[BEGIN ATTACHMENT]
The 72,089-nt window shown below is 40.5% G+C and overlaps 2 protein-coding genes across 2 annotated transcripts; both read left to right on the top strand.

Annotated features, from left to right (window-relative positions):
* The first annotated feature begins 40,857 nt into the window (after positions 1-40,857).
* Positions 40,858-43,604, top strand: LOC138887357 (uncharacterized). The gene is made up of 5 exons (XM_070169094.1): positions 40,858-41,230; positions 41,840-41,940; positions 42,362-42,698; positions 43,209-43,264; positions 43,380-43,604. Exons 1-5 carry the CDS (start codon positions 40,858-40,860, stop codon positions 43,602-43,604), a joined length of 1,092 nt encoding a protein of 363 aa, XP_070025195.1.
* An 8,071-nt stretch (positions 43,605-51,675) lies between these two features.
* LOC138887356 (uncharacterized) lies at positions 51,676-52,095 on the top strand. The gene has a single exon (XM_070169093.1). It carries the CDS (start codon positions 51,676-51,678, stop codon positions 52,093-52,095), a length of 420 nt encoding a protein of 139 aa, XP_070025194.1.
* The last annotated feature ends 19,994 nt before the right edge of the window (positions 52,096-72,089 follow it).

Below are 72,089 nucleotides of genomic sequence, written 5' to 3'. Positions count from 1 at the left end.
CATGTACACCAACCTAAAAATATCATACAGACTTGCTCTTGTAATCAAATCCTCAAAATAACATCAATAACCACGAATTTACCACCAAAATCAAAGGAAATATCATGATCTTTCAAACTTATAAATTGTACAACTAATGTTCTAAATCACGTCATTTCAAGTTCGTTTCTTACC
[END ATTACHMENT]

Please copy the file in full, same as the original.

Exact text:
The 72,089-nt window shown below is 40.5% G+C and overlaps 2 protein-coding genes across 2 annotated transcripts; both read left to right on the top strand.

Annotated features, from left to right (window-relative positions):
* The first annotated feature begins 40,857 nt into the window (after positions 1-40,857).
* Positions 40,858-43,604, top strand: LOC138887357 (uncharacterized). The gene is made up of 5 exons (XM_070169094.1): positions 40,858-41,230; positions 41,840-41,940; positions 42,362-42,698; positions 43,209-43,264; positions 43,380-43,604. Exons 1-5 carry the CDS (start codon positions 40,858-40,860, stop codon positions 43,602-43,604), a joined length of 1,092 nt encoding a protein of 363 aa, XP_070025195.1.
* An 8,071-nt stretch (positions 43,605-51,675) lies between these two features.
* LOC138887356 (uncharacterized) lies at positions 51,676-52,095 on the top strand. The gene has a single exon (XM_070169093.1). It carries the CDS (start codon positions 51,676-51,678, stop codon positions 52,093-52,095), a length of 420 nt encoding a protein of 139 aa, XP_070025194.1.
* The last annotated feature ends 19,994 nt before the right edge of the window (positions 52,096-72,089 follow it).

Below are 72,089 nucleotides of genomic sequence, written 5' to 3'. Positions count from 1 at the left end.
CATGTACACCAACCTAAAAATATCATACAGACTTGCTCTTGTAATCAAATCCTCAAAATAACATCAATAACCACGAATTTACCACCAAAATCAAAGGAAATATCATGATCTTTCAAACTTATAAATTGTACAACTAATGTTCTAAATCACGTCATTTCAAGTTCGTTTCTTACC